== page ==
Mr. Adams was from the first the resolute and uncompromising foe of the gag policy. Wagon-loads of petitions came to him to offer, among them one for his own expulsion from the House and one to dissolve the Union, and he presented all.
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February 6, 1837, he inquired of Mr. Speaker whether or not it would be appropriate to offer a petition in his hand from slaves, whereupon the pro-slavery members flew at him like vampires. After much uproar, in which Adams gave as good as was sent him, he sarcastically reminded his already infuriated assailants that the petition was in favor of slavery, not against, and that he had emphatically not offered it, but only made an innocent inquiry of the Speaker about doing so, the proper answer to which was so far from obvious that the Speaker himself had signified his intention to take the sense of the House upon it. Regularly, year after year, Adams moved the abolition of the gag rule, was beaten as regularly, long as a matter of course, sometimes after heated debate in which he was always victor. But little by little the majority vote against him lessened. In 1842 the gag passed by but four votes, in 1843 it had a majority of three only, in 1844 his motion to strike it out was carried by a vote of one hundred and eight to eighty. Adams wrote that day in his diary: "Blessed, forever blessed be the name of God."
But a plenitude of Whigs, not all southern, voted for each of these gags. The worst one of all was moved by a Whig. The XXVIIth Congress, strongly whig, voted to retain the gag, which it was left for the XXVIIIth, strongly democratic, finally to repeal. At the South, slavery more and more overbore party feeling. Said Dixon, a Kentucky Whig, in 1854, "Upon the question of slavery I know no Whiggery, no Democracy--I am a proslavery man." It should be added, however, that as the conflict progressed, pro-slavery Whigs became few save in the South, and that these nearly all soon turned Democrats.
Most humiliating was the vassalage to the slave power displayed by northern congressmen of both parties, though forming a majority in the House during all the great days of the slavery battle. The gag history is one example.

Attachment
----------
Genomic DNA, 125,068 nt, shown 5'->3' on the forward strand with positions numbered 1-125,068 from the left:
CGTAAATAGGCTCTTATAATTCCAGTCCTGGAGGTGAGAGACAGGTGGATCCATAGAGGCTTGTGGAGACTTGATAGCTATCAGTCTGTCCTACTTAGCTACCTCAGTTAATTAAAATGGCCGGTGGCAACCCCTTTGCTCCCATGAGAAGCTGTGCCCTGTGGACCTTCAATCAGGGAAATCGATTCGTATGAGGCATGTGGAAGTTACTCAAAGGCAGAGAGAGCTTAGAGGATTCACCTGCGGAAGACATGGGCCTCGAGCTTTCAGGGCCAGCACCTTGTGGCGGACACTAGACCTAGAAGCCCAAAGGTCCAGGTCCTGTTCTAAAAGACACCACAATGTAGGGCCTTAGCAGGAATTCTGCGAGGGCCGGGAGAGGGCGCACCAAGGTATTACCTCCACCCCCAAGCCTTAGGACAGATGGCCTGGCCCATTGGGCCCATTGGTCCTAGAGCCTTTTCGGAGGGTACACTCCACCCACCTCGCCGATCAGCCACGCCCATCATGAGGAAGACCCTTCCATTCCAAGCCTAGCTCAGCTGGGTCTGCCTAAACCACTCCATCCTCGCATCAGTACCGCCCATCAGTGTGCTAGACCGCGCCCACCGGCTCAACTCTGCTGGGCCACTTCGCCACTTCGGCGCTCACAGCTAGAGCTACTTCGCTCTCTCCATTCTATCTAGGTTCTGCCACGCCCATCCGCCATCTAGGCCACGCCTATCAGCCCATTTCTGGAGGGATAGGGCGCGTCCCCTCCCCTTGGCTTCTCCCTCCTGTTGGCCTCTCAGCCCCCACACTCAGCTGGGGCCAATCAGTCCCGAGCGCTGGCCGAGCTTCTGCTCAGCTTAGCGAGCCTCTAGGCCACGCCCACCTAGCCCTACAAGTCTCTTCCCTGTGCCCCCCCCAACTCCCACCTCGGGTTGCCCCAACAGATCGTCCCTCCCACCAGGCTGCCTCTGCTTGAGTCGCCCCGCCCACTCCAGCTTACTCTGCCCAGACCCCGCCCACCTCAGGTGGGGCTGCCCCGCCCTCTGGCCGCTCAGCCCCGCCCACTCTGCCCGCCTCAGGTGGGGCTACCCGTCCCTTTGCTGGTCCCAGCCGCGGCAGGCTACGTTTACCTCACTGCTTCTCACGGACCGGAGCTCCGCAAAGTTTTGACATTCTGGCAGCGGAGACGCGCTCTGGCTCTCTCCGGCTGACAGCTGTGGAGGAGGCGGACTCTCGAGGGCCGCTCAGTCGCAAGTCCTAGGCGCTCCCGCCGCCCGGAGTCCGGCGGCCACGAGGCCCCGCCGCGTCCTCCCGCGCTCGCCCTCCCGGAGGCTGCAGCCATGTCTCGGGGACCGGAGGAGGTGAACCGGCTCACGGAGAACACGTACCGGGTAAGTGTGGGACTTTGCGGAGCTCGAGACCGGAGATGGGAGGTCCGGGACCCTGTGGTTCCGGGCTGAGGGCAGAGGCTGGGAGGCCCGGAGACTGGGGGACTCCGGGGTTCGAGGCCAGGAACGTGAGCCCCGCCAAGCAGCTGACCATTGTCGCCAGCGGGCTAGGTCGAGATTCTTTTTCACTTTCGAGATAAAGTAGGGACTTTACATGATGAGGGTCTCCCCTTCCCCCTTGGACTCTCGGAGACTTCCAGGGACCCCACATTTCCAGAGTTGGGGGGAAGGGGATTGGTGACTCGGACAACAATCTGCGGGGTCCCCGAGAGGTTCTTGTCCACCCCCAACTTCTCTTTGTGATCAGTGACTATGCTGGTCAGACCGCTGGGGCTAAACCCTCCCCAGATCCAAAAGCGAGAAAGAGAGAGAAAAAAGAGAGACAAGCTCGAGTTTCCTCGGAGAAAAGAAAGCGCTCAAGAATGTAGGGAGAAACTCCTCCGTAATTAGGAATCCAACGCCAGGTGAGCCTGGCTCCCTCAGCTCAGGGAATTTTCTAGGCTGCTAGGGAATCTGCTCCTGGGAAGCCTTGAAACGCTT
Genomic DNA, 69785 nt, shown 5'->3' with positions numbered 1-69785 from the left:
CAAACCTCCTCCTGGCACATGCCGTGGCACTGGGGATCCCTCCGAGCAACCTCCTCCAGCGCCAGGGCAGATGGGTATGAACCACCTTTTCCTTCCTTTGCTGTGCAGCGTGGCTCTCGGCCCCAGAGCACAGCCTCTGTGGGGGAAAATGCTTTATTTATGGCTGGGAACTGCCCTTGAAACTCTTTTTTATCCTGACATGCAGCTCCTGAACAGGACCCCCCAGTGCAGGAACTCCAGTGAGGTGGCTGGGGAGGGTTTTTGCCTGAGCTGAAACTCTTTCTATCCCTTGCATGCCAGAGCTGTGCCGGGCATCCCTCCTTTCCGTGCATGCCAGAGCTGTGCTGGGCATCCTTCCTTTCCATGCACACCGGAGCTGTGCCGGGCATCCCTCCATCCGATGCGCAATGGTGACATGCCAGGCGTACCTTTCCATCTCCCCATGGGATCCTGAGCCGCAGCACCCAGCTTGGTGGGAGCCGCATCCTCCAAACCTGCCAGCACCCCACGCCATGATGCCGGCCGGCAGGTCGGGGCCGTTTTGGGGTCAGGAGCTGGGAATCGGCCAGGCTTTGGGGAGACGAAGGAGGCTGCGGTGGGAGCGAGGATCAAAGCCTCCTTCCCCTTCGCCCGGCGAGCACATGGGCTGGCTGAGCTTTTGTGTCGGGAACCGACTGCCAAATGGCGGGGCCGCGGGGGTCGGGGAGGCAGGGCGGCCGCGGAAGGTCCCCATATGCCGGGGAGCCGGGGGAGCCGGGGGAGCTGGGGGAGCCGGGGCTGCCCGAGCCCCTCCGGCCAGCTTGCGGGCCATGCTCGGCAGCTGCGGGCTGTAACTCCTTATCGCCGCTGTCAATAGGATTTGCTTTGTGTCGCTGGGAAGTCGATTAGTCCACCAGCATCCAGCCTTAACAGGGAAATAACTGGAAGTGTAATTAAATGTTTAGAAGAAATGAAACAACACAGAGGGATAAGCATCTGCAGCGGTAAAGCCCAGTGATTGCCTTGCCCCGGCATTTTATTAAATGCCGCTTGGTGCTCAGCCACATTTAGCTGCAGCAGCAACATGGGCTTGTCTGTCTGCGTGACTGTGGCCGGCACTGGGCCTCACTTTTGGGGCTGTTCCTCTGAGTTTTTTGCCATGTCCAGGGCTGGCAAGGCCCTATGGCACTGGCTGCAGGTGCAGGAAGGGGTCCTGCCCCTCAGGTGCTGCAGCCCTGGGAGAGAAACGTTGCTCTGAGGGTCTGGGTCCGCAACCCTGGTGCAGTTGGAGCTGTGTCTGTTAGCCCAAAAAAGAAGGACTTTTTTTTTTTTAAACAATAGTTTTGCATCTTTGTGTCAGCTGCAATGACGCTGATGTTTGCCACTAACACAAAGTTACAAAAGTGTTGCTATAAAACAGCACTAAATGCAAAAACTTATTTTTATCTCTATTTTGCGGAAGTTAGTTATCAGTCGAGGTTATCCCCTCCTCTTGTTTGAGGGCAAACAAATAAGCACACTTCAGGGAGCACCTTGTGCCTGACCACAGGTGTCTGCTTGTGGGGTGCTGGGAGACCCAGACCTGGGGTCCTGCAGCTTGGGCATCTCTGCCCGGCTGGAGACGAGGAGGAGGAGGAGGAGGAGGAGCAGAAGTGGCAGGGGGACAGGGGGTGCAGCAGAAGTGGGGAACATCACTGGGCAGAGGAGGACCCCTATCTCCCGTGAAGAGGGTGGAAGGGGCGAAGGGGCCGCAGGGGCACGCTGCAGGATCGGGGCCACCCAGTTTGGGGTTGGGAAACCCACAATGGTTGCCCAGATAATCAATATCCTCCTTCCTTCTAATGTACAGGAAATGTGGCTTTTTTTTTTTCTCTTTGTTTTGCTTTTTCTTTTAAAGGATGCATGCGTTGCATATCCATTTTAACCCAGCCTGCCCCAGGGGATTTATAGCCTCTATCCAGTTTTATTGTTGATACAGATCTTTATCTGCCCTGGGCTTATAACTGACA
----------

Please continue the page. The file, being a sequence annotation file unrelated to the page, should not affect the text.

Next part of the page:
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Resolutions against unquestionably unconstitutional laws imprisoning northern seamen at southern ports simply because they were colored, were tabled in the House by a large majority. Slavery in the District of Columbia, where Congress had the right of "exclusive legislation in all cases whatsoever," so that the entire nation was responsible, defied every effort to abolish it till 1862, after the Civil War began. Nor was the trade there in aught alleviated till 1850, when some modification of it was possible as an element of the compromise described in the preceding chapter. An enlargement of Missouri, adding to the northwest corner of that State, as slave territory, a vast tract which the Missouri Compromise had forever devoted to freedom, being in truth a preliminary repeal of that pact, was carried without opposition.
The brutal and murderous lawlessness practised against Abolitionists was praised by northern congressmen often as slavery came up in debate. Even Senator Silas Wright, of New York, subsequently famous as a foe of slavery, in remarks upon the reference of anti-slavery petitions, boasted of the atrocities at Utica in 1835 and of others similar, as proof that "resistance to these dangerous and wicked agitators in the North had reached a point beyond law and above law."
A bill, in 1836, for closing the mails to abolitionist literature, another defiance of the Constitution, Amendment I., secured engrossment in the Senate by the casting vote of Vice-President Van Buren; Wright, Tallmadge, and Buchanan also favoring; but failed to pass, nineteen to twenty-five, because Benton, Clay, and Crittenden had the patriotism to vote nay.
Discussion hereon laid bare the vital contradiction in our governmental system. Calhoun showed that the Constitution permits each State for itself to define, in order to inhibit, incendiary literature. Characteristically, he would have forced mail agents to obey state laws upon this matter. Yet for Congress to have so directed would plainly have been abridging freedom of the press.
Thomas H. Benton.